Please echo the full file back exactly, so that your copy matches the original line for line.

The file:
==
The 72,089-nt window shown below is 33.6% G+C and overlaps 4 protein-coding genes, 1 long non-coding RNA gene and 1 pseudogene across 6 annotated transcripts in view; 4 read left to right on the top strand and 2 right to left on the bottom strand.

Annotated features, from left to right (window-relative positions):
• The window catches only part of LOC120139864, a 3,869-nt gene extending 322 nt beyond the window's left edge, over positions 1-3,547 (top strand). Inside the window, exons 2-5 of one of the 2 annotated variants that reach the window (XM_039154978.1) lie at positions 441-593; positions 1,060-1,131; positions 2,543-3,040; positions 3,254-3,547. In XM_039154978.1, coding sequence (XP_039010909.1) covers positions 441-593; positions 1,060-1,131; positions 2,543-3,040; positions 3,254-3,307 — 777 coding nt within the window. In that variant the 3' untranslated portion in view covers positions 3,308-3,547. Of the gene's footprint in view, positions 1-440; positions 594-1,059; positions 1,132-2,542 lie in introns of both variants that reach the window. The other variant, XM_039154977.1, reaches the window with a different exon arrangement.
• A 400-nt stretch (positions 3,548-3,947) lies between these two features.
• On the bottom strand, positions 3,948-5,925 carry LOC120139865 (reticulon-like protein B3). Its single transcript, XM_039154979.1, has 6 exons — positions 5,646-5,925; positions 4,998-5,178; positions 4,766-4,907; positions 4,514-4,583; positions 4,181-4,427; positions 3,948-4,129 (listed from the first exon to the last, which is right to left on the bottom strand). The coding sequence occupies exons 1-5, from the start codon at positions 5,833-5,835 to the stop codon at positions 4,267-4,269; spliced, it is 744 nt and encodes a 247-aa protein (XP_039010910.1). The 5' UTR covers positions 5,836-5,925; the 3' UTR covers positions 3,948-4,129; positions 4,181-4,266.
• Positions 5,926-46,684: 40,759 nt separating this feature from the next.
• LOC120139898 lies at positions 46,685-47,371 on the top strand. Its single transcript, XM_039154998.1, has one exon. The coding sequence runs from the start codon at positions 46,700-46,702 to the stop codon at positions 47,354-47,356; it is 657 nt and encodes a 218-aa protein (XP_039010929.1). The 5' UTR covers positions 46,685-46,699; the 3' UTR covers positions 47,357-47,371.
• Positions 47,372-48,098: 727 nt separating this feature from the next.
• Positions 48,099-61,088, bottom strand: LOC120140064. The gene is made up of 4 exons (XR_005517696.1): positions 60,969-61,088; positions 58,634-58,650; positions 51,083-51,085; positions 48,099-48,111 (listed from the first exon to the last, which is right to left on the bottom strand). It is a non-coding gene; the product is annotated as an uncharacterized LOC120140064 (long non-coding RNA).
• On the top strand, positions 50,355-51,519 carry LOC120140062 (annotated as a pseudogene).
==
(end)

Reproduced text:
The 72,089-nt window shown below is 33.6% G+C and overlaps 4 protein-coding genes, 1 long non-coding RNA gene and 1 pseudogene across 6 annotated transcripts in view; 4 read left to right on the top strand and 2 right to left on the bottom strand.

Annotated features, from left to right (window-relative positions):
• The window catches only part of LOC120139864, a 3,869-nt gene extending 322 nt beyond the window's left edge, over positions 1-3,547 (top strand). Inside the window, exons 2-5 of one of the 2 annotated variants that reach the window (XM_039154978.1) lie at positions 441-593; positions 1,060-1,131; positions 2,543-3,040; positions 3,254-3,547. In XM_039154978.1, coding sequence (XP_039010909.1) covers positions 441-593; positions 1,060-1,131; positions 2,543-3,040; positions 3,254-3,307 — 777 coding nt within the window. In that variant the 3' untranslated portion in view covers positions 3,308-3,547. Of the gene's footprint in view, positions 1-440; positions 594-1,059; positions 1,132-2,542 lie in introns of both variants that reach the window. The other variant, XM_039154977.1, reaches the window with a different exon arrangement.
• A 400-nt stretch (positions 3,548-3,947) lies between these two features.
• On the bottom strand, positions 3,948-5,925 carry LOC120139865 (reticulon-like protein B3). Its single transcript, XM_039154979.1, has 6 exons — positions 5,646-5,925; positions 4,998-5,178; positions 4,766-4,907; positions 4,514-4,583; positions 4,181-4,427; positions 3,948-4,129 (listed from the first exon to the last, which is right to left on the bottom strand). The coding sequence occupies exons 1-5, from the start codon at positions 5,833-5,835 to the stop codon at positions 4,267-4,269; spliced, it is 744 nt and encodes a 247-aa protein (XP_039010910.1). The 5' UTR covers positions 5,836-5,925; the 3' UTR covers positions 3,948-4,129; positions 4,181-4,266.
• Positions 5,926-46,684: 40,759 nt separating this feature from the next.
• LOC120139898 lies at positions 46,685-47,371 on the top strand. Its single transcript, XM_039154998.1, has one exon. The coding sequence runs from the start codon at positions 46,700-46,702 to the stop codon at positions 47,354-47,356; it is 657 nt and encodes a 218-aa protein (XP_039010929.1). The 5' UTR covers positions 46,685-46,699; the 3' UTR covers positions 47,357-47,371.
• Positions 47,372-48,098: 727 nt separating this feature from the next.
• Positions 48,099-61,088, bottom strand: LOC120140064. The gene is made up of 4 exons (XR_005517696.1): positions 60,969-61,088; positions 58,634-58,650; positions 51,083-51,085; positions 48,099-48,111 (listed from the first exon to the last, which is right to left on the bottom strand). It is a non-coding gene; the product is annotated as an uncharacterized LOC120140064 (long non-coding RNA).
• On the top strand, positions 50,355-51,519 carry LOC120140062 (annotated as a pseudogene).